Use your Checkbook as a Carrot and Stick. Remember that when your pastoral associate flies to Rio during Mardi Gras you're footing the bill. Don't be silent partners in corruption. When a scandal involving a priest hits the papers, first, cut out the pertinent news article; second, write a check for $100 to the Missionaries of Charity (Mother Teresa's nuns); third, when you receive a request for donations from the outfit in which the scandal occurred, enclose the article in the return envelope along with a photocopy of your check to the MCs and a note to this effect: "My previous contributions were intended for the support of my pastors and the propagation of the faith. From now on you can pay for your own K-Y jelly and your own AZT. I will resume my donations when you have cleaned the stables." They'll get the message. Just as important, when a bishop or religious superior shows some spine by a gutsy dismissal or intervention, send him a note telling him what you think, and include a check as well.
Actually, not even Jesus knows when he will return. Only the Father knows. And "apostacy" has been in the church since the 1st century. We're simply more aware of it bc of the media.
Old news, when you look at the big picture of it all.
I have only one disagreement with it. The fundamentalists (and I are one) are not chasing Catholics. We are chasing anyone who doesn't know Jesus as their personal Lord and Savior (the lost). Now some of the lost are pagan, some are atheist, some are agnostic, some attend protestant churches (baptist, presby, lutheran, pentecostal, etc) and some attend Catholic churches. Church membership or attendence does not get you into heaven. Only accepting Jesus as your Savior will do that.
[In the sake of fairness, if someone is properly raised Catholic and follows the teachings of the church they should come to a point where they will accept Jesus. Unfortunately some are not raised that way. I was one such. I was an altar boy and actively involved in the youth organizations etc, but on a personal level I had never met Jesus. It took me until I was 26 to even realize that only He could fill the empty place within me.]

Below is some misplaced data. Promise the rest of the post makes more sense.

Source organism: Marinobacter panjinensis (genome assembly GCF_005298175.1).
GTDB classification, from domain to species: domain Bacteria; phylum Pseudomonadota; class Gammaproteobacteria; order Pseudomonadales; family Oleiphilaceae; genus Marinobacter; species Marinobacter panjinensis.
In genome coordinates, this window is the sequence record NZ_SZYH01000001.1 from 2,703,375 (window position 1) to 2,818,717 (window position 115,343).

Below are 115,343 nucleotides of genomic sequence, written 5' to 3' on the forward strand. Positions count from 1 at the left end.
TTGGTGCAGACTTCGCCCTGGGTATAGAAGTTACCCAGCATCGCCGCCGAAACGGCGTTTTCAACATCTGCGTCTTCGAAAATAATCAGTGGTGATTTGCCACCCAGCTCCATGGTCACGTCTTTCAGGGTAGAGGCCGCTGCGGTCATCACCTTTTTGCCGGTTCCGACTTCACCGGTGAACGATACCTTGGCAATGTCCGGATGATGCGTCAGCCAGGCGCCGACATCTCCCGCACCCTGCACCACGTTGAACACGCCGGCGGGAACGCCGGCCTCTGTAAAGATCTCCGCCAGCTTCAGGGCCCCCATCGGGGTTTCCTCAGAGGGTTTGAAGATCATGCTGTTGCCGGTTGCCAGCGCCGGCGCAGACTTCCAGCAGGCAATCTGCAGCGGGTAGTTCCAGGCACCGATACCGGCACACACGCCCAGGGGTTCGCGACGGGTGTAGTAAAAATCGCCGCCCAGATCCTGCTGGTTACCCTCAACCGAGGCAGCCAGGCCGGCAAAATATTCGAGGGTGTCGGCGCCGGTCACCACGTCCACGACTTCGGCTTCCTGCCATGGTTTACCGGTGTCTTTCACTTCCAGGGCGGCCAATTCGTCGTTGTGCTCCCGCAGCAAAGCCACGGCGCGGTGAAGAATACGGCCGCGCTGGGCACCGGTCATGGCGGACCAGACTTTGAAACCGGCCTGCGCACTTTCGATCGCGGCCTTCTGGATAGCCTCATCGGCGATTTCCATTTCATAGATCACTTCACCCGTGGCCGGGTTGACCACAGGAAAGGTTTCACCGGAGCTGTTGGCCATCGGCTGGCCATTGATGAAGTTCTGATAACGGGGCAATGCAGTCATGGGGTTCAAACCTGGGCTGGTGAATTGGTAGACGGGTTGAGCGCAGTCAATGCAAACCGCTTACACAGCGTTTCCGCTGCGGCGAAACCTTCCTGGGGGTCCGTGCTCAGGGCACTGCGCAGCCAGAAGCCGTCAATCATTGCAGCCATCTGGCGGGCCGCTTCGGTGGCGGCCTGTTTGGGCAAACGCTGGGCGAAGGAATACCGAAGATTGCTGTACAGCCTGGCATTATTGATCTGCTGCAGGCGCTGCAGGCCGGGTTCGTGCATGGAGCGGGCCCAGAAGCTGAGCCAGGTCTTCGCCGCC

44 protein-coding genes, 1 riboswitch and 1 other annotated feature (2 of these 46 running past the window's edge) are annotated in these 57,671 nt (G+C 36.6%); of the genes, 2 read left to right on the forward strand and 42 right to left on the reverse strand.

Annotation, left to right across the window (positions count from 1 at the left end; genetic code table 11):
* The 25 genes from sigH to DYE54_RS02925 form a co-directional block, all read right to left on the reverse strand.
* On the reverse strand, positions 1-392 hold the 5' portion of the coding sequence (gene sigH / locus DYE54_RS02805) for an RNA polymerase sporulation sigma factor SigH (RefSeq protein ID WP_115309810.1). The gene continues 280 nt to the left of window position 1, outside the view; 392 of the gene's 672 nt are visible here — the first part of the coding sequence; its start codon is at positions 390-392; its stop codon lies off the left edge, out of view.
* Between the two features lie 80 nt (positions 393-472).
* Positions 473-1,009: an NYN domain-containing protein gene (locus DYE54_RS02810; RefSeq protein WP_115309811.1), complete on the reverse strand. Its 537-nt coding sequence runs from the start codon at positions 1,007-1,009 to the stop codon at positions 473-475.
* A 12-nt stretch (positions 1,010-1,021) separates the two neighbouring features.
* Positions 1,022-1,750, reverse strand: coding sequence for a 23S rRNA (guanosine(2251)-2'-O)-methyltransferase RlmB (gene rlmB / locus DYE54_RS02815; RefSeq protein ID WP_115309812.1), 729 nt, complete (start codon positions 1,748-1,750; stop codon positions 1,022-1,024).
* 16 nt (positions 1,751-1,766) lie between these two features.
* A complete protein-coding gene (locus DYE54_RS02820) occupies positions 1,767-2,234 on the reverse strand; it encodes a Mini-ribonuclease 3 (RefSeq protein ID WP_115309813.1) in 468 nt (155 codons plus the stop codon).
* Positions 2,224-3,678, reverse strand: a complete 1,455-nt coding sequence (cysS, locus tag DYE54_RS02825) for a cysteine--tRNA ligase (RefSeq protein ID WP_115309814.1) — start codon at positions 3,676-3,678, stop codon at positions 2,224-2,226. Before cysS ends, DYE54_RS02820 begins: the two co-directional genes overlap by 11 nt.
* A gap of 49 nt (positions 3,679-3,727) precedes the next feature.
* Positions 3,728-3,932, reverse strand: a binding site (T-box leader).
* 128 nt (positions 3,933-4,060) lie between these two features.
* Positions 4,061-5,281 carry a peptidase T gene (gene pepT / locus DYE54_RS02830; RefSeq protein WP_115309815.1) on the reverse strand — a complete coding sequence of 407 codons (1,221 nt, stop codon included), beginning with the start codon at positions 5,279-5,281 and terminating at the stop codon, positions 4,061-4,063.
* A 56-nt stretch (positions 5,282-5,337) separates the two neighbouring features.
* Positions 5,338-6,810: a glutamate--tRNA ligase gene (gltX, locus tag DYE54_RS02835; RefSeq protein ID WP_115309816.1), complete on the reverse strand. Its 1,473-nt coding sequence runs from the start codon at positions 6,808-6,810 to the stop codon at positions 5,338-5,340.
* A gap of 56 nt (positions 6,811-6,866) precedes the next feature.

However, most of these cases involve adolescent males. Now, it may not be classical pedophilia, but they are clearly minors, and they're all men.
Theres a big blurry line for what age pedophilia is and is not and where homosexuals offend. The AMA says its age 13 and the APA says age 12 are the limits to pedophilia. Theres really two kinds of pedophilia, one is age 8-9 and under, the most heinous and hostile kind of child offending, and the pre-pubescent, pubescent and post-pubescent ages (it is here where homosexuals primarily offend). So is the child who is abused at age 13 + (1 day) not pedophilia? 13 + (2 days)?
The homosexual link is clear and compelling at these ages of maturity regardless of chronological age, the pre-pubescent, pubescent and post-pubescent ages vary so greatly we are seeing maturity as early as ages 9 and up. This age group is where the average liberal media and government services dont report or record the homosexual connection for the abuse and consequently the connection is overlooked and difficult to survey thus hiding the BIG LIE.
What gets me is the glorification of homosexuality on TV, on family television. That hit me when I came back from Rome. There is a cultural war, and there is a difference between acceptance and approval. They want you to approve it.This isn't just about what they do in their bedrooms.
Rom 1:32 and although they know the ordinance of God, that those who practice such things are worthy of death, they not only do the same, but also give hearty approval to those who practice them.
Fr. Edward Kinerk, S.J., is a former superior of the Missouri Province of the Society of Jesus and Savage's successor as president of Rockhurst College. This is how he chose to speak to the issue:
"As a Jesuit, I cannot feel anything but pride and gratitude for a meteor that burned itself out in the service of others," Kinerk said. "On May 10, 1999, God took the gift back. Thom is with God. As Jesuits, we rejoice. He has done what God sent him to do."
I had never heard of this story. How could Father Kinerk say a priest dying of aids is what God sent him to do?
With respect, Catholics call this 'receive Jesus' which we do at Communion. This is really Jesus why? because He said so "This is My Body". We become part of the body of Christ.